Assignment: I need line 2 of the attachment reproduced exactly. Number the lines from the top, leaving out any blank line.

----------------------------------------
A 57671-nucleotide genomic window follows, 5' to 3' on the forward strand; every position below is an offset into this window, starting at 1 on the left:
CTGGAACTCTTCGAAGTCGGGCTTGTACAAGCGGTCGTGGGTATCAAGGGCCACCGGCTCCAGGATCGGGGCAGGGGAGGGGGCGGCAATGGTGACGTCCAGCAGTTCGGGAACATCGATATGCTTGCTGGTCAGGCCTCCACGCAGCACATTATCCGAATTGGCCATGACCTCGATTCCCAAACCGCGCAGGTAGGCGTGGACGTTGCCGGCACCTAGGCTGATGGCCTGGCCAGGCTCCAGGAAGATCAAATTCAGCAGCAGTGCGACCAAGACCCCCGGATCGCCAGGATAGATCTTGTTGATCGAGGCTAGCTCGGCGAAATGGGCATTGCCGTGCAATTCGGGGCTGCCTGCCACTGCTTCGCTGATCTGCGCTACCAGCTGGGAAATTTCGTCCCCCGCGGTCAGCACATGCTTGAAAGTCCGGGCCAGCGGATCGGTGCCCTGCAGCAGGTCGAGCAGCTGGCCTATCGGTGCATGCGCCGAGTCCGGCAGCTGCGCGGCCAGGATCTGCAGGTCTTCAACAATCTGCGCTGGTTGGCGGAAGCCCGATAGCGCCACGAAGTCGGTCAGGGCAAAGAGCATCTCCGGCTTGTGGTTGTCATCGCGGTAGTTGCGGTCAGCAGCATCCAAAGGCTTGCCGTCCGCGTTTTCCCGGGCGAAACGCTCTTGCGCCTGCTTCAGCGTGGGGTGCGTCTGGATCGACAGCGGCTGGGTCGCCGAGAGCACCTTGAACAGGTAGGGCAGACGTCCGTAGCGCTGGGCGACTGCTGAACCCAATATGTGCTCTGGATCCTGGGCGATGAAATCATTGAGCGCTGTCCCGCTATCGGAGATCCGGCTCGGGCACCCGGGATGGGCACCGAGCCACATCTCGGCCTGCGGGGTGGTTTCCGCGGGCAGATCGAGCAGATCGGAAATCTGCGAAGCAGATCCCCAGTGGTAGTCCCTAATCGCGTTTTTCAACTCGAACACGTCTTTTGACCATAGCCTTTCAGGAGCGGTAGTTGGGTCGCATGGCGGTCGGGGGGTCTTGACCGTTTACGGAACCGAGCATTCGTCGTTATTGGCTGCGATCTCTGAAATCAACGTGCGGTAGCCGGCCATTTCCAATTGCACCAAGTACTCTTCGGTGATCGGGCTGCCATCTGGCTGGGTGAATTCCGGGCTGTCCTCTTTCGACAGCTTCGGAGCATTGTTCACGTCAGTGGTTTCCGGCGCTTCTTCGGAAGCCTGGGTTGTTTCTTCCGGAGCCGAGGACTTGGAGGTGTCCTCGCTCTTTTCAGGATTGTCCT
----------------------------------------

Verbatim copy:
CTGGAACTCTTCGAAGTCGGGCTTGTACAAGCGGTCGTGGGTATCAAGGGCCACCGGCTCCAGGATCGGGGCAGGGGAGGGGGCGGCAATGGTGACGTCCAGCAGTTCGGGAACATCGATATGCTTGCTGGTCAGGCCTCCACGCAGCACATTATCCGAATTGGCCATGACCTCGATTCCCAAACCGCGCAGGTAGGCGTGGACGTTGCCGGCACCTAGGCTGATGGCCTGGCCAGGCTCCAGGAAGATCAAATTCAGCAGCAGTGCGACCAAGACCCCCGGATCGCCAGGATAGATCTTGTTGATCGAGGCTAGCTCGGCGAAATGGGCATTGCCGTGCAATTCGGGGCTGCCTGCCACTGCTTCGCTGATCTGCGCTACCAGCTGGGAAATTTCGTCCCCCGCGGTCAGCACATGCTTGAAAGTCCGGGCCAGCGGATCGGTGCCCTGCAGCAGGTCGAGCAGCTGGCCTATCGGTGCATGCGCCGAGTCCGGCAGCTGCGCGGCCAGGATCTGCAGGTCTTCAACAATCTGCGCTGGTTGGCGGAAGCCCGATAGCGCCACGAAGTCGGTCAGGGCAAAGAGCATCTCCGGCTTGTGGTTGTCATCGCGGTAGTTGCGGTCAGCAGCATCCAAAGGCTTGCCGTCCGCGTTTTCCCGGGCGAAACGCTCTTGCGCCTGCTTCAGCGTGGGGTGCGTCTGGATCGACAGCGGCTGGGTCGCCGAGAGCACCTTGAACAGGTAGGGCAGACGTCCGTAGCGCTGGGCGACTGCTGAACCCAATATGTGCTCTGGATCCTGGGCGATGAAATCATTGAGCGCTGTCCCGCTATCGGAGATCCGGCTCGGGCACCCGGGATGGGCACCGAGCCACATCTCGGCCTGCGGGGTGGTTTCCGCGGGCAGATCGAGCAGATCGGAAATCTGCGAAGCAGATCCCCAGTGGTAGTCCCTAATCGCGTTTTTCAACTCGAACACGTCTTTTGACCATAGCCTTTCAGGAGCGGTAGTTGGGTCGCATGGCGGTCGGGGGGTCTTGACCGTTTACGGAACCGAGCATTCGTCGTTATTGGCTGCGATCTCTGAAATCAACGTGCGGTAGCCGGCCATTTCCAATTGCACCAAGTACTCTTCGGTGATCGGGCTGCCATCTGGCTGGGTGAATTCCGGGCTGTCCTCTTTCGACAGCTTCGGAGCATTGTTCACGTCAGTGGTTTCCGGCGCTTCTTCGGAAGCCTGGGTTGTTTCTTCCGGAGCCGAGGACTTGGAGGTGTCCTCGCTCTTTTCAGGATTGTCCT